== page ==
Amoeba are slow moving single celled protozoa. With streaming cytoplasm, amoebae envelop free bacteria, organic particles, and other "food" sources. In wastewater, we often have "free" amoeba which are jusAt the streaming cytoplasm inside a cell envelope. There is also the testate form which has a shell. The free amoeba are most common during early phases of growth, but you can see testate amoeba even with low F/M, mature systems.
A large and diverse group of protozoa, flagellates are grouped by how they move. Propelled by whip like flagella, these protozoa tend to "bounce" and move in what seems a somewhat random manner. With large flagellates or when using a phase contrast microscope, you can often see the flagella propelling the organism. Flagellates are seen early on the growth curve and tend to decrease in relative frequency as you move along the growth curve.
Free Swimming & Crawling Ciliates
Ciliates move faster and in a more purposeful manner than flagellates. They also tend to be larger and easier to observe with 10x and 40x objectives (100x and 400x magnification). When ciliates are the dominate protozoa, you will have floc forming, Dissolved Oxygen increasing, and a more mature biomass. In the exam, look for:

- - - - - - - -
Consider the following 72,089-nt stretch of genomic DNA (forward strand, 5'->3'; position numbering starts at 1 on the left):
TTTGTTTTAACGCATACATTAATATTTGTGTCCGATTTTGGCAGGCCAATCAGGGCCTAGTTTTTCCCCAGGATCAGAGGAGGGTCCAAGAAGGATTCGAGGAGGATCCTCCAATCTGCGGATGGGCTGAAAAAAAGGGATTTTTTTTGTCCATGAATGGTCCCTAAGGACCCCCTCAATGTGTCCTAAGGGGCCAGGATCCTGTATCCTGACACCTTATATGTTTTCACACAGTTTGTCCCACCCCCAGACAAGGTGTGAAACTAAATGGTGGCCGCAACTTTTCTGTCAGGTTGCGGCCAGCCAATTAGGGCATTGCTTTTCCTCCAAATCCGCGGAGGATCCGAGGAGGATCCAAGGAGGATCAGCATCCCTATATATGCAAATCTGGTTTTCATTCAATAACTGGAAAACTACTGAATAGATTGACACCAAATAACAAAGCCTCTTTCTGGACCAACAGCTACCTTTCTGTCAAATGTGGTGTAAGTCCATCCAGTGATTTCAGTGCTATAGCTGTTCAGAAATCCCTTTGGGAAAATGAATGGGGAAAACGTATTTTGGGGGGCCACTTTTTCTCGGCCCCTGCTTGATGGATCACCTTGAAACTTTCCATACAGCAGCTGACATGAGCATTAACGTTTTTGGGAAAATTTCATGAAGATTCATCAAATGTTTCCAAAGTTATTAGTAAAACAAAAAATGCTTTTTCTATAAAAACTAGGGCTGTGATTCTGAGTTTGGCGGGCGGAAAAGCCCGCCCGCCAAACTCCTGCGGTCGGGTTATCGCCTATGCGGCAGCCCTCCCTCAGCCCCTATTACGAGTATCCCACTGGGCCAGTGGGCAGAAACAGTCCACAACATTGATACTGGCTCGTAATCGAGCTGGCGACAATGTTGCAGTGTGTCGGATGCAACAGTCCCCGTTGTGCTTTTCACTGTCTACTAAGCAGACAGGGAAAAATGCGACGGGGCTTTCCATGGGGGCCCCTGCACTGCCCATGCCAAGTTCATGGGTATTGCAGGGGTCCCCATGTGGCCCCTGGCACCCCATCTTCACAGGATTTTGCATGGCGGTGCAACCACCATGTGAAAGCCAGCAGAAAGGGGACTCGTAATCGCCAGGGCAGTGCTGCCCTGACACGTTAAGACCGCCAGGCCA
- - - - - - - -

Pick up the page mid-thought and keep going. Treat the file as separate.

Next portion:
- Diversity - free swimming vs crawling
- How activate the ciliates are (how fast they are moving)
Stalk ciliates and suctorians are the ideal indicator protozoa for most wastewater systems. Present only in systems with good D.O., low soluble organics, and good floc forming conditions; stalk forms do not move and are easy to observe. These protozoa anchor to the floc and are only mobile in early phases and after shock events. Stalks are highly susceptible to shock events - pH swing and toxic compounds. So, note any change in their frequency. Note the following:
- Single stalk forms - most common
- Colonial stalks - if seen, you have great quality water
- Suctorians - similar to a stalk, but look like a pin cushion and stab/suck cytoplasm from passing flagellates and ciliates. These are very fun to watch if you have a few minutes.
Everybody loves the rotifers and tardigrades (water bears). They are easy to see and interesting to watch. If they become the dominant indicators, you are probably tilting toward an old sludge. Also they are more resistant to shocks than stalk forms, so you can have some problems and still see rotifers.
Floc Size & Density
It is also important to note the floc. How big are the floc particles (you don't have to get a precise measurement, just use relative size from day to day). Also not floc density and can you see filaments extending from the floc. Inside the floc, filaments are not bulking and function as a structure to improve floc strength. Also not if there are free bacteria and pin flocs in the sample. Again, you need to note changes from day to day. And if you see something strange, look for a cause and definitely note the observation.